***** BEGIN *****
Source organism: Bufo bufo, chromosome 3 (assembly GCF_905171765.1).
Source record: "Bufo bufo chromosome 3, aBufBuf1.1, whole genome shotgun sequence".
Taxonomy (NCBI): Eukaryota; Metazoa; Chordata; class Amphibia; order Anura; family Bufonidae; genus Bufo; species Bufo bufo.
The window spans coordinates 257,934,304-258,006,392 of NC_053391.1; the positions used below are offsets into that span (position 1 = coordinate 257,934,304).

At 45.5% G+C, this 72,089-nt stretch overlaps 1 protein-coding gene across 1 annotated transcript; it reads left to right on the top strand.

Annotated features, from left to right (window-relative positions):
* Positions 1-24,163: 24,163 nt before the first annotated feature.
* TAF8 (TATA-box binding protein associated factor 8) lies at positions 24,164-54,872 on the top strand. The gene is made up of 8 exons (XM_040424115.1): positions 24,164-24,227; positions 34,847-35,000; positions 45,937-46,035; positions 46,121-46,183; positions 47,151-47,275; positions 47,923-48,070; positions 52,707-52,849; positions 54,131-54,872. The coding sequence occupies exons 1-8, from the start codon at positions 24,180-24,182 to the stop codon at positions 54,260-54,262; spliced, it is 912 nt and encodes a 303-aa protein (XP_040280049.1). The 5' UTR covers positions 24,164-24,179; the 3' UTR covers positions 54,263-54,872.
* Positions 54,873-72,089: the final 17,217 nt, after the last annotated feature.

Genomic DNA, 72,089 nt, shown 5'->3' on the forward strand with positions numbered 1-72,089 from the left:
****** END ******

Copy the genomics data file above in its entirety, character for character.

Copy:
Source organism: Bufo bufo, chromosome 3 (assembly GCF_905171765.1).
Source record: "Bufo bufo chromosome 3, aBufBuf1.1, whole genome shotgun sequence".
Taxonomy (NCBI): Eukaryota; Metazoa; Chordata; class Amphibia; order Anura; family Bufonidae; genus Bufo; species Bufo bufo.
The window spans coordinates 257,934,304-258,006,392 of NC_053391.1; the positions used below are offsets into that span (position 1 = coordinate 257,934,304).

At 45.5% G+C, this 72,089-nt stretch overlaps 1 protein-coding gene across 1 annotated transcript; it reads left to right on the top strand.

Annotated features, from left to right (window-relative positions):
* Positions 1-24,163: 24,163 nt before the first annotated feature.
* TAF8 (TATA-box binding protein associated factor 8) lies at positions 24,164-54,872 on the top strand. The gene is made up of 8 exons (XM_040424115.1): positions 24,164-24,227; positions 34,847-35,000; positions 45,937-46,035; positions 46,121-46,183; positions 47,151-47,275; positions 47,923-48,070; positions 52,707-52,849; positions 54,131-54,872. The coding sequence occupies exons 1-8, from the start codon at positions 24,180-24,182 to the stop codon at positions 54,260-54,262; spliced, it is 912 nt and encodes a 303-aa protein (XP_040280049.1). The 5' UTR covers positions 24,164-24,179; the 3' UTR covers positions 54,263-54,872.
* Positions 54,873-72,089: the final 17,217 nt, after the last annotated feature.

Genomic DNA, 72,089 nt, shown 5'->3' on the forward strand with positions numbered 1-72,089 from the left: